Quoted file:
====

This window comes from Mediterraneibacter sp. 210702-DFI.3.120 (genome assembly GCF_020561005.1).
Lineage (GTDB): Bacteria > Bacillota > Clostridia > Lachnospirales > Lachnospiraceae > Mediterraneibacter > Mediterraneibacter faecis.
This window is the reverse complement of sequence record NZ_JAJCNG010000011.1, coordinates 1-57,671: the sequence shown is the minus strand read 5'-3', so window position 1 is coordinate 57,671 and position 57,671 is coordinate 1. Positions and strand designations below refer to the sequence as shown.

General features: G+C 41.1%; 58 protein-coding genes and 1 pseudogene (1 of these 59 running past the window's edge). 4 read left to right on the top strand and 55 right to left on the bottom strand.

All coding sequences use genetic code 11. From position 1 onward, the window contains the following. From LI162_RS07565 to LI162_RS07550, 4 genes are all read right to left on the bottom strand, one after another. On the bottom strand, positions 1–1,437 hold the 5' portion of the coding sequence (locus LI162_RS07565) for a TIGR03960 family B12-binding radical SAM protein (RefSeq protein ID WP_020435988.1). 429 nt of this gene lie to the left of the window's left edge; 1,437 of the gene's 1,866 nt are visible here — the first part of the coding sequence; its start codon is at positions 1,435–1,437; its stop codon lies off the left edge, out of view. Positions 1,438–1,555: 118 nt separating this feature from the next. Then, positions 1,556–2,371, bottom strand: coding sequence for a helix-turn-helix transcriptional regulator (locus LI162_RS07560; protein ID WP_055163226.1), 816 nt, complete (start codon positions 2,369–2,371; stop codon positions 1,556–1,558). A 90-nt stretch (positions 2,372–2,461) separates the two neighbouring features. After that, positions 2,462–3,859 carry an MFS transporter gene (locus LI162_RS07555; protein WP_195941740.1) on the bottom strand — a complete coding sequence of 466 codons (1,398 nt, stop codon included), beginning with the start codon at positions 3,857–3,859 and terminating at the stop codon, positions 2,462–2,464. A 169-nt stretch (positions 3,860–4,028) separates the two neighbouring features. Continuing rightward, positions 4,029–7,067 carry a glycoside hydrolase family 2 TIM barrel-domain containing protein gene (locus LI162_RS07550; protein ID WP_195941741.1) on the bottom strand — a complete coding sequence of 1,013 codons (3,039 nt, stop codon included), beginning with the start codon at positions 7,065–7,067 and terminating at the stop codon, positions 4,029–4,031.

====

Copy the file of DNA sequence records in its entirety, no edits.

This window comes from Mediterraneibacter sp. 210702-DFI.3.120 (genome assembly GCF_020561005.1).
Lineage (GTDB): Bacteria > Bacillota > Clostridia > Lachnospirales > Lachnospiraceae > Mediterraneibacter > Mediterraneibacter faecis.
This window is the reverse complement of sequence record NZ_JAJCNG010000011.1, coordinates 1-57,671: the sequence shown is the minus strand read 5'-3', so window position 1 is coordinate 57,671 and position 57,671 is coordinate 1. Positions and strand designations below refer to the sequence as shown.

General features: G+C 41.1%; 58 protein-coding genes and 1 pseudogene (1 of these 59 running past the window's edge). 4 read left to right on the top strand and 55 right to left on the bottom strand.

All coding sequences use genetic code 11. From position 1 onward, the window contains the following. From LI162_RS07565 to LI162_RS07550, 4 genes are all read right to left on the bottom strand, one after another. On the bottom strand, positions 1–1,437 hold the 5' portion of the coding sequence (locus LI162_RS07565) for a TIGR03960 family B12-binding radical SAM protein (RefSeq protein ID WP_020435988.1). 429 nt of this gene lie to the left of the window's left edge; 1,437 of the gene's 1,866 nt are visible here — the first part of the coding sequence; its start codon is at positions 1,435–1,437; its stop codon lies off the left edge, out of view. Positions 1,438–1,555: 118 nt separating this feature from the next. Then, positions 1,556–2,371, bottom strand: coding sequence for a helix-turn-helix transcriptional regulator (locus LI162_RS07560; protein ID WP_055163226.1), 816 nt, complete (start codon positions 2,369–2,371; stop codon positions 1,556–1,558). A 90-nt stretch (positions 2,372–2,461) separates the two neighbouring features. After that, positions 2,462–3,859 carry an MFS transporter gene (locus LI162_RS07555; protein WP_195941740.1) on the bottom strand — a complete coding sequence of 466 codons (1,398 nt, stop codon included), beginning with the start codon at positions 3,857–3,859 and terminating at the stop codon, positions 2,462–2,464. A 169-nt stretch (positions 3,860–4,028) separates the two neighbouring features. Continuing rightward, positions 4,029–7,067 carry a glycoside hydrolase family 2 TIM barrel-domain containing protein gene (locus LI162_RS07550; protein ID WP_195941741.1) on the bottom strand — a complete coding sequence of 1,013 codons (3,039 nt, stop codon included), beginning with the start codon at positions 7,065–7,067 and terminating at the stop codon, positions 4,029–4,031.